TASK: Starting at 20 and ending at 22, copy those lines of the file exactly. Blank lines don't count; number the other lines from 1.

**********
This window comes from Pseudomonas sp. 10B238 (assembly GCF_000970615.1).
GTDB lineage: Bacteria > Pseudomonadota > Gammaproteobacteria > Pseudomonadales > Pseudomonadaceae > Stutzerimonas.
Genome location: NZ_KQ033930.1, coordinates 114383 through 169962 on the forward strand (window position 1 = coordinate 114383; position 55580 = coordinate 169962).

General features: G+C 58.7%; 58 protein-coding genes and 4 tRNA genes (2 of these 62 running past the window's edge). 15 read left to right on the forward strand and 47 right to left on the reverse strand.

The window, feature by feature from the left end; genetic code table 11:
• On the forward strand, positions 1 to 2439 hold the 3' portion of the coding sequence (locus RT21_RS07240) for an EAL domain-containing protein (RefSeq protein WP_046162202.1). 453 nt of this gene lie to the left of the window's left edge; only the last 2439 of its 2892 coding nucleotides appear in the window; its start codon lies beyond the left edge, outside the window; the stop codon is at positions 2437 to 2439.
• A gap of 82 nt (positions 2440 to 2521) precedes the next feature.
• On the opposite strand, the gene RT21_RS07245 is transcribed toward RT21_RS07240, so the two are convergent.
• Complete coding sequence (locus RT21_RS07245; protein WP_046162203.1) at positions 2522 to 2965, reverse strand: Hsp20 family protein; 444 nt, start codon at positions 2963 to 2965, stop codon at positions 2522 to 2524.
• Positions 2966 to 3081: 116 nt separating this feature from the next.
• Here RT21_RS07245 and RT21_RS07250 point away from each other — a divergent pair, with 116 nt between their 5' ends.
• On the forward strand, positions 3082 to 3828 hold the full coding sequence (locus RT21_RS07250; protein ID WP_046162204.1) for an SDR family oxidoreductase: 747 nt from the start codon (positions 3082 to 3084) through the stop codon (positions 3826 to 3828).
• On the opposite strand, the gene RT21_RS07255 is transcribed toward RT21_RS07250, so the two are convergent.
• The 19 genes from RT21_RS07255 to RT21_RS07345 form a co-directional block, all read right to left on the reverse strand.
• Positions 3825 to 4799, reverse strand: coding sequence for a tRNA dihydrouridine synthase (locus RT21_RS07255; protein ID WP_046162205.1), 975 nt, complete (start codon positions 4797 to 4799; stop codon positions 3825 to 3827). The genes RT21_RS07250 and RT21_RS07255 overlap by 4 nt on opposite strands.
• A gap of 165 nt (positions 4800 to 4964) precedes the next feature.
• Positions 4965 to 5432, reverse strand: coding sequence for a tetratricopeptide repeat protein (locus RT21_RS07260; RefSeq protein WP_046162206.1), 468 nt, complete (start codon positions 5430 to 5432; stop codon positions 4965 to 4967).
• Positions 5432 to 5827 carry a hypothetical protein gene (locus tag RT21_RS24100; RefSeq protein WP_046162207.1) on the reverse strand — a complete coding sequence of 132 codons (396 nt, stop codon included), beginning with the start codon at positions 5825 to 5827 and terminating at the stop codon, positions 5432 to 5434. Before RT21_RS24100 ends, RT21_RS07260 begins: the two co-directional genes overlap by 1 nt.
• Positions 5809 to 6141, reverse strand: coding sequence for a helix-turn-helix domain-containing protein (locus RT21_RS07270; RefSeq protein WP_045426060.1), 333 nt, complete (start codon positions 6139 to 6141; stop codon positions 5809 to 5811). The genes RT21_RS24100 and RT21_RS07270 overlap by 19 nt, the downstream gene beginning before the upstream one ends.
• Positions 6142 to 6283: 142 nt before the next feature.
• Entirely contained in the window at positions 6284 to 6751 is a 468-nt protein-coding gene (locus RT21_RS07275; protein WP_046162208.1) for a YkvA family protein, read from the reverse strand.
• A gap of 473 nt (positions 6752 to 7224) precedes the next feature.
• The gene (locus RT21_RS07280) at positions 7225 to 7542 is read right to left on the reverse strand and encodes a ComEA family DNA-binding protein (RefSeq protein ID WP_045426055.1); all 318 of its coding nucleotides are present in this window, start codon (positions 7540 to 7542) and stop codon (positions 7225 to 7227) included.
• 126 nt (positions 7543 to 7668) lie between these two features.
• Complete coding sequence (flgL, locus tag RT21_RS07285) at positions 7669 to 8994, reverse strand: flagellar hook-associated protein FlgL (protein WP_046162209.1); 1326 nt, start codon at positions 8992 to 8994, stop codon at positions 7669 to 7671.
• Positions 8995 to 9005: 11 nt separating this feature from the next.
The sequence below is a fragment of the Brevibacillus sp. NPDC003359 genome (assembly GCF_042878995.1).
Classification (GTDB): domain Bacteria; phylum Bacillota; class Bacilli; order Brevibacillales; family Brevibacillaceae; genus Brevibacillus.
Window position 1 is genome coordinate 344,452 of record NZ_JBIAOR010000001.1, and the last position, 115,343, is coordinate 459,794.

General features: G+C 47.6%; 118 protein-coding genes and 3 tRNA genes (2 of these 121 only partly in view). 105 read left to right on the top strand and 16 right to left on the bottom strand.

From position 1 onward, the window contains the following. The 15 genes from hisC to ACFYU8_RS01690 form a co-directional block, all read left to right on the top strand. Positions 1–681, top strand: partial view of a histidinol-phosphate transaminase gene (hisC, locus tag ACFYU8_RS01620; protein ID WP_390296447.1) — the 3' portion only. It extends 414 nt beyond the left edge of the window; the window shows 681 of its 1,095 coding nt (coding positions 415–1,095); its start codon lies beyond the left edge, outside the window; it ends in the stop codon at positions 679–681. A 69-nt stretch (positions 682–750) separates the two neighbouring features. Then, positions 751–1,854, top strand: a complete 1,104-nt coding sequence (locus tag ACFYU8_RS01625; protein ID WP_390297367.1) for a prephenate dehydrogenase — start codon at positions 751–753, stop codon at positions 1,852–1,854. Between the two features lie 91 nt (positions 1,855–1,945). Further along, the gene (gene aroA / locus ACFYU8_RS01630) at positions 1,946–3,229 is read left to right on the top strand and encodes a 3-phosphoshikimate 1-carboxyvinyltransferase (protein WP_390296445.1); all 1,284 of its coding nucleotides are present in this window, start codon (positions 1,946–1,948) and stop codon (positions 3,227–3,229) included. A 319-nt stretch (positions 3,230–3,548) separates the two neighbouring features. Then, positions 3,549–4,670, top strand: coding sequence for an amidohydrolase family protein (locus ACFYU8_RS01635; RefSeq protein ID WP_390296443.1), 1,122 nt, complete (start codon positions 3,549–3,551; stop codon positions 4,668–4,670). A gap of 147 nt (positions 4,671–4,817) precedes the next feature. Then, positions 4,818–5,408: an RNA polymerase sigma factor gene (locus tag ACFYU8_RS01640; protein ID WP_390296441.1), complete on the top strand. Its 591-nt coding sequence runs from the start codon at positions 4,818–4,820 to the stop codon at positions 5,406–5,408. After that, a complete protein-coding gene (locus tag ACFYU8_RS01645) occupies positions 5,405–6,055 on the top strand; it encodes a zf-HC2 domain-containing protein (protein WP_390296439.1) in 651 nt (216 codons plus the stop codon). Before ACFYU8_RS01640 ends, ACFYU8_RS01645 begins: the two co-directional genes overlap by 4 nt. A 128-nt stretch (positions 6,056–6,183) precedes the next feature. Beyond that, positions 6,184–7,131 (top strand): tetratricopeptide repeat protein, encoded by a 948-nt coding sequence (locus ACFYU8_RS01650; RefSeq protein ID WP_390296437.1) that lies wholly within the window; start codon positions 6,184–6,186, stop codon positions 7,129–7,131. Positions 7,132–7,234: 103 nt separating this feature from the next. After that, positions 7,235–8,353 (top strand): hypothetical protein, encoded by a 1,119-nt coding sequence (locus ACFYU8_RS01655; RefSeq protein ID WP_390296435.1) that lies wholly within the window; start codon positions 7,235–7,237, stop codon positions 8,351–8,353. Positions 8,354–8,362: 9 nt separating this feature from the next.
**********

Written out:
• Positions 6142 to 6283: 142 nt before the next feature.
• Entirely contained in the window at positions 6284 to 6751 is a 468-nt protein-coding gene (locus RT21_RS07275; protein WP_046162208.1) for a YkvA family protein, read from the reverse strand.
• A gap of 473 nt (positions 6752 to 7224) precedes the next feature.